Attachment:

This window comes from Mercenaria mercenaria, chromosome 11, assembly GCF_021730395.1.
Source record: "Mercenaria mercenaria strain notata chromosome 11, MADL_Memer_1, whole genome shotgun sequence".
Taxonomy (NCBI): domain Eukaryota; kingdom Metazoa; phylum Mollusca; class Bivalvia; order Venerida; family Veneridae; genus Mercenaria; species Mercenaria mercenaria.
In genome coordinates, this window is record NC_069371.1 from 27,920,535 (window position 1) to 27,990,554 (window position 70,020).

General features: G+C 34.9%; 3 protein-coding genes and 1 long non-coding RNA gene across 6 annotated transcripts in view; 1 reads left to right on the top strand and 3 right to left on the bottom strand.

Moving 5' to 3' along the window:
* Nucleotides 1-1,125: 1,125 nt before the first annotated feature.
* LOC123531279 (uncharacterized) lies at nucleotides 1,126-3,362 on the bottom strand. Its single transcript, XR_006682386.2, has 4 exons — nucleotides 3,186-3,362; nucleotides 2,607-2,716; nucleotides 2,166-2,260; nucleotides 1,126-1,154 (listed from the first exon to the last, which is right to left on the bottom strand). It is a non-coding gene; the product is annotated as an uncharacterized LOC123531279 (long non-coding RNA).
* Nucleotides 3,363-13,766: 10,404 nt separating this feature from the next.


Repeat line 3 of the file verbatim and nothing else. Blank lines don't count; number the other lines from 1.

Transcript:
Taxonomy (NCBI): domain Eukaryota; kingdom Metazoa; phylum Mollusca; class Bivalvia; order Venerida; family Veneridae; genus Mercenaria; species Mercenaria mercenaria.